He was 87. His niece said in a video message that he had died peacefully in his sleep just before midnight at his home in Hout Bay after a battle with stage 4 lung cancer, diabetes and an aneurysm.
The South African social campaigner was active in the struggle against apartheid and imprisoned for 22 years.
After his release in 1985 he continued to campaign against apartheid from a base in London with his family, until the system was fully disbanded with the 1994 election.
He only returned to South Africa in 2002.
In an interview with The Citizen at his Hout Bay home in 2016 with the late Yadhana Jadoo, Goldberg said: “By the age of six I was reading newspaper headlines about World War 2 about to break out in 1939. I knew about Nazi concentration camps. I also grew up in a communist home where people, regardless of their social class or skin colour, would come to us for meetings – dinner and so on – and I learnt to respect people because they are people.
“For me the idea that I learnt at school that people of colour are bad or not to be trusted just seemed wrong. But you must also know that this was the rise of Adolf Hitler and Nazi racism – and white South Africa was very divided over it, but in the end went to war against Nazi Germany.
“We sent 30,000 soldiers to fight the Nazi racism when we had racism at home.”
In 1943 he was 10 years old and realised this didn’t make sense.
“We learn from our oppressors.”
Goldberg said the late Nelson Mandela once told him that “people who are heroes are those in all the countries who fought the Nazis behind the lines”.
“And I tell this because later I discover Mandela says the heroes for him were the leaders of the African people who fought for 100 years against the British.
“So it’s the same thing … freedom is absolutely important. I grew up knowing this.”
He wanted to be a civil engineer at age 13, but when he went to university he discovered he could only build for white people.
“First you have to build a new country, then you can be a real engineer.”
Goldberg knew apartheid was wrong and if he didn’t do something about it, he was part of the problem.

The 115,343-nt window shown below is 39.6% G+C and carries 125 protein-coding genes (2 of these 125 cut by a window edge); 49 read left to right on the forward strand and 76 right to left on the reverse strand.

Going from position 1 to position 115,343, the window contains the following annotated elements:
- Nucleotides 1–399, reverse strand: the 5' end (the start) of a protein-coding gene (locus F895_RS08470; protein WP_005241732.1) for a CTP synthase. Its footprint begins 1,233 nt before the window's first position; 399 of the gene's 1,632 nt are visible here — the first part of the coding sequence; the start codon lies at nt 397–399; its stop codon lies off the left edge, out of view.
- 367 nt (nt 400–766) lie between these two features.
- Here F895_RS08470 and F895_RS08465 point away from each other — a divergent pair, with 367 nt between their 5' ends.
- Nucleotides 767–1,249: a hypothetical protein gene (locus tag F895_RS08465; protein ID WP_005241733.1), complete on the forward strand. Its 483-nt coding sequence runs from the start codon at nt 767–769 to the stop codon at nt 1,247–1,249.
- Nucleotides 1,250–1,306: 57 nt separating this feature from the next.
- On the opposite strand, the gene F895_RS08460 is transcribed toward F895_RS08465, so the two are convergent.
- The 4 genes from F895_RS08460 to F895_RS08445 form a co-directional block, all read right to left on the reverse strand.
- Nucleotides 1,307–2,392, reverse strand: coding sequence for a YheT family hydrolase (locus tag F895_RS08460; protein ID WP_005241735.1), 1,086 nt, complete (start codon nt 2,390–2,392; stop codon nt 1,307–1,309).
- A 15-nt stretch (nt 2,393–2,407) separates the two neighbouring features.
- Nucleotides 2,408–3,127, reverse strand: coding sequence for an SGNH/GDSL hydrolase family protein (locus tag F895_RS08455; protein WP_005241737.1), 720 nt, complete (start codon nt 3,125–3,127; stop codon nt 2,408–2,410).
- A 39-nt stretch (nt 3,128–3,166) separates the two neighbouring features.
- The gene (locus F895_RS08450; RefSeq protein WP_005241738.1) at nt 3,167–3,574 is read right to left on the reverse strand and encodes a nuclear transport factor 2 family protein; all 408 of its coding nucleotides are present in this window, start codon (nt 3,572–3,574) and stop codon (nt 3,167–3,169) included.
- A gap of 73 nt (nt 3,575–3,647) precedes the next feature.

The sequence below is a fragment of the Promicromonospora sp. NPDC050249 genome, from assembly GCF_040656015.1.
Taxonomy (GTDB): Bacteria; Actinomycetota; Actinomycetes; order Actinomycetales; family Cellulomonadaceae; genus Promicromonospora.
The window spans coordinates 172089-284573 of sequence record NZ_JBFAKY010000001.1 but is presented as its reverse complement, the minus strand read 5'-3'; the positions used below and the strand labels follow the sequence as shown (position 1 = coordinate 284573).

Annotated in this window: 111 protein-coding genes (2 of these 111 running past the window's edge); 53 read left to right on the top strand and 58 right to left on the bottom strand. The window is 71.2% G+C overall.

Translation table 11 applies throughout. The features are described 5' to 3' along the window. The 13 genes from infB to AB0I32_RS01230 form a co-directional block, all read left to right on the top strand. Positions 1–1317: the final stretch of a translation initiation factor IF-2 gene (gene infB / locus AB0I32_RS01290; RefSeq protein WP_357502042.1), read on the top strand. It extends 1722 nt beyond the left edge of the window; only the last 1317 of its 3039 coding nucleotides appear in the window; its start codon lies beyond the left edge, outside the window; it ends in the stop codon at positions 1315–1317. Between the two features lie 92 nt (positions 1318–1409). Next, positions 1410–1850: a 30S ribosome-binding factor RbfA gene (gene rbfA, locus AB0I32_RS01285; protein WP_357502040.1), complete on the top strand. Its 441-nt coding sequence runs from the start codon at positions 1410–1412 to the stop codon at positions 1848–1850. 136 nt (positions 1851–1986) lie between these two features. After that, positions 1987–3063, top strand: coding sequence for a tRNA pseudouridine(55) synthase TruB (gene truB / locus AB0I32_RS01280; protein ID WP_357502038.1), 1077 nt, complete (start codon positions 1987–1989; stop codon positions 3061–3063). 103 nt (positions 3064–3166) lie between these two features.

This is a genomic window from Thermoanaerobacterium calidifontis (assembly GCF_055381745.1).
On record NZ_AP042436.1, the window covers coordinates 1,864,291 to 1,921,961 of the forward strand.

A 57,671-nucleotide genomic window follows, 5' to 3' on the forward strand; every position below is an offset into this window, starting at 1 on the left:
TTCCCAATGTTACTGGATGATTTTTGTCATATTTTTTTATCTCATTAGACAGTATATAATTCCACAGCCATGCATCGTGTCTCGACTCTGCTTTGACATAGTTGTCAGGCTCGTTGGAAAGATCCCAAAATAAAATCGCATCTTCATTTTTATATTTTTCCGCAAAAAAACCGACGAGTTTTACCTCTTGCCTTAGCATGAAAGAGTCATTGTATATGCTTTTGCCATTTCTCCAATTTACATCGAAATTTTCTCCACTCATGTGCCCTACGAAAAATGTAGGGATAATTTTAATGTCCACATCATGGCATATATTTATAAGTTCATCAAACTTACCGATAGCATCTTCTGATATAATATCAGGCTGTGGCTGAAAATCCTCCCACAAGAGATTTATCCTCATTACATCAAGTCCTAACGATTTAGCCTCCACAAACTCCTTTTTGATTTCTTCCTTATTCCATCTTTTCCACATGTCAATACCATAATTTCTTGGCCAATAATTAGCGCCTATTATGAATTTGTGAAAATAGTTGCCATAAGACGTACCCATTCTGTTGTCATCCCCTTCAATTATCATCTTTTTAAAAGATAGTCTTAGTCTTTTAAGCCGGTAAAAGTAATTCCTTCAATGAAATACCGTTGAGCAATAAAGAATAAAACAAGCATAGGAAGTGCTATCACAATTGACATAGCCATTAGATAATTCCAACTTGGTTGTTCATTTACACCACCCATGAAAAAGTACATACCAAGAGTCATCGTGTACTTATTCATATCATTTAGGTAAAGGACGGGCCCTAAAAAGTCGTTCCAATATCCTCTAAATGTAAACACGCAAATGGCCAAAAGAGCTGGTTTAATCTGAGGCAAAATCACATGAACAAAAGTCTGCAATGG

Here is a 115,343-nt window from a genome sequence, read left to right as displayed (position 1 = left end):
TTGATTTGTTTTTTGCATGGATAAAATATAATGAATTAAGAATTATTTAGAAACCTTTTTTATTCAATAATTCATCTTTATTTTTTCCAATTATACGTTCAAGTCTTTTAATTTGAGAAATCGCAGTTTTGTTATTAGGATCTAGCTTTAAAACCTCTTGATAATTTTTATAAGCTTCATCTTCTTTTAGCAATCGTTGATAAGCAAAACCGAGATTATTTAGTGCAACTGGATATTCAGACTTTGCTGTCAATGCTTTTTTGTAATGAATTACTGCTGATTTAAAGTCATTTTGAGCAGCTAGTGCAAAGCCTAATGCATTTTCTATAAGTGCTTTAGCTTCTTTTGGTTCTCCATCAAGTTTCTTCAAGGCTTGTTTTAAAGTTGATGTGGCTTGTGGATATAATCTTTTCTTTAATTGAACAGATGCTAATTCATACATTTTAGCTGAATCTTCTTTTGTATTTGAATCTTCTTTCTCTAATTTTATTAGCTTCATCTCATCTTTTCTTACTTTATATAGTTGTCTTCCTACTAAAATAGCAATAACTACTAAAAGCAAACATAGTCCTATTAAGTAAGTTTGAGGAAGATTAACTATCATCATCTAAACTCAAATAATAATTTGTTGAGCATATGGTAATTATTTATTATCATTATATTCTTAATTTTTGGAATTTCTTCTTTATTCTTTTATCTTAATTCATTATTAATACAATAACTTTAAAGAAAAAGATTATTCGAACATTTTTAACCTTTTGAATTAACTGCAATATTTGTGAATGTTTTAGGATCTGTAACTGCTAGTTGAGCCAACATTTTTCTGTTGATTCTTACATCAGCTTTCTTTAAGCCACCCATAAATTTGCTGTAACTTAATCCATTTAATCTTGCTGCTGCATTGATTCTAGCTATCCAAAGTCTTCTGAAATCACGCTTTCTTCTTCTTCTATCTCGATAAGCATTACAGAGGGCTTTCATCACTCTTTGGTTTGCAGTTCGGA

“This I couldn’t do because of my own conscience; of what I know is right or wrong – so I got involved in youth politics.
“We very quickly became active in it. We were busy, busy, busy. The demand, however, for a democratic South Africa was high treason.”
These were key moments in his life.
“We thought there would be change.”
He joined the Umkhonto weSizwe movement.
“Fighting for your freedom means that people are going to die – and mostly the people who die are those in the liberation movement.
“As happened in the end. It was necessary because kids were dying because of apartheid – there was hunger. It was crazy.”
Half the kids never went to school.
“Of course, government never liked it when we blew up their offices and things.”
He eventually ventured to Johannesburg where he was responsible for a supply of arms. But after being caught in Rivonia, along with the rest of the triallists, Goldberg thought that was it.
“They wanted death, but it was all life sentences. So in the end I didn’t die. I got a 100% discount. I expected 75%,” he joked.
The moment where Goldberg knew what he was supposed to do in life came down to this: “There was a man, in 1946, sitting on the pavement eating his lunch … an African in the shade of the tailgate of a truck. And he had a baguette and he poured sardines into it – today you call it a sub. And he was eating this, hmm hmmh, num num …
“I remember thinking, why can’t I eat like that?
“And along came a white guy with little piggy glasses and said: ‘You filthy black, you make the street dirty with your food. “And this man stood up and said: ‘Do not call me a filthy black! I am respectable.’”